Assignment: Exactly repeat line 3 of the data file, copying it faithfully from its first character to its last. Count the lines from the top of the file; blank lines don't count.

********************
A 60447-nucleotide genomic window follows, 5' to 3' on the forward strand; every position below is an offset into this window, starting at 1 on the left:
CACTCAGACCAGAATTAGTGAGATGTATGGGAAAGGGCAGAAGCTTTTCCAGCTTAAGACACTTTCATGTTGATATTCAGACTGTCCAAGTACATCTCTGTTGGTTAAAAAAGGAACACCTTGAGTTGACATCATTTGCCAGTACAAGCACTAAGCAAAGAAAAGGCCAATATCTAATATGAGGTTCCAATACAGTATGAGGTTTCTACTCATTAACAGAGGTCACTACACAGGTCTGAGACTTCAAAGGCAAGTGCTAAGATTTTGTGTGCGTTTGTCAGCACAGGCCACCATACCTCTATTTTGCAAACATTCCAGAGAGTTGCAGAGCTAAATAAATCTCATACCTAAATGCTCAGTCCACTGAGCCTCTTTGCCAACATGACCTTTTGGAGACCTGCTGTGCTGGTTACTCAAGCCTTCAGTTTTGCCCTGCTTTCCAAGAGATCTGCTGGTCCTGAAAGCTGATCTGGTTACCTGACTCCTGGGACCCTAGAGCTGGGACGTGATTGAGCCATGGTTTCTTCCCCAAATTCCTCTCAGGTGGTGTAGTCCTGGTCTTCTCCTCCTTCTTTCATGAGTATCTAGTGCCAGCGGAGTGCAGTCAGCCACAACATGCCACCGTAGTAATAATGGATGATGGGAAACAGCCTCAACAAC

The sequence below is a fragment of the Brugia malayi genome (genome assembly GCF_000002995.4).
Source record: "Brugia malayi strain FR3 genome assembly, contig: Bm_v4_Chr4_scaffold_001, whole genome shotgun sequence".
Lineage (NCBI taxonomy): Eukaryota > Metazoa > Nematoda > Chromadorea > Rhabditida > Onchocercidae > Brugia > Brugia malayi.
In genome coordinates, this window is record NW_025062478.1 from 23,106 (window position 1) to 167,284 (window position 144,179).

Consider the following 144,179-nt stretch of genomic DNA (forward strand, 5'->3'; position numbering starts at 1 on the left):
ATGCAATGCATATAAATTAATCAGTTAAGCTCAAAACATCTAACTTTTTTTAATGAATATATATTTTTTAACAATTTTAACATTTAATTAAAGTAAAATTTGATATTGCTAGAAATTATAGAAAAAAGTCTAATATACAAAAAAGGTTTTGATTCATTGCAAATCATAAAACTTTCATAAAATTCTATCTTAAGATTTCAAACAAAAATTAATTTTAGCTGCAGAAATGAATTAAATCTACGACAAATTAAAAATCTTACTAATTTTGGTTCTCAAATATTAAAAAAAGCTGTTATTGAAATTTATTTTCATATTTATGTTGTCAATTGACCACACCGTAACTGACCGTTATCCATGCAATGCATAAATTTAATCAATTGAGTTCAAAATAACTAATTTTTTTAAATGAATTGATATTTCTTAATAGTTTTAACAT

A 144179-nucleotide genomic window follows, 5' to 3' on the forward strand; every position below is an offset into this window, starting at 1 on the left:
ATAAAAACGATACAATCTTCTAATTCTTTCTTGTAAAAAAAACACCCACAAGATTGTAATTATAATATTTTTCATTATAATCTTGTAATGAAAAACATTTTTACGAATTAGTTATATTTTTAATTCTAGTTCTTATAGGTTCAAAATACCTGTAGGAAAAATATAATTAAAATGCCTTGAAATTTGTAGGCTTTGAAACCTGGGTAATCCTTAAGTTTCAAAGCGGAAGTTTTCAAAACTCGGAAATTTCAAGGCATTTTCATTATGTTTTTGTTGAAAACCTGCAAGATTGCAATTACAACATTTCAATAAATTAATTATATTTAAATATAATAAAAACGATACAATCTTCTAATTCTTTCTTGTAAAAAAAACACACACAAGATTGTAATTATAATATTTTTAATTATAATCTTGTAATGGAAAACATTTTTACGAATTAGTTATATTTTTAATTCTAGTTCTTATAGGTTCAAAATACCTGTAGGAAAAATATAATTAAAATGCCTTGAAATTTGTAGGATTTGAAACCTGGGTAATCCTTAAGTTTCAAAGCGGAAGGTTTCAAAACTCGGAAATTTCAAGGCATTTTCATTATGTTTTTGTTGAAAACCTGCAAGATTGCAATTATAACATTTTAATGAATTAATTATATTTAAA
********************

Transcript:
The sequence below is a fragment of the Brugia malayi genome (genome assembly GCF_000002995.4).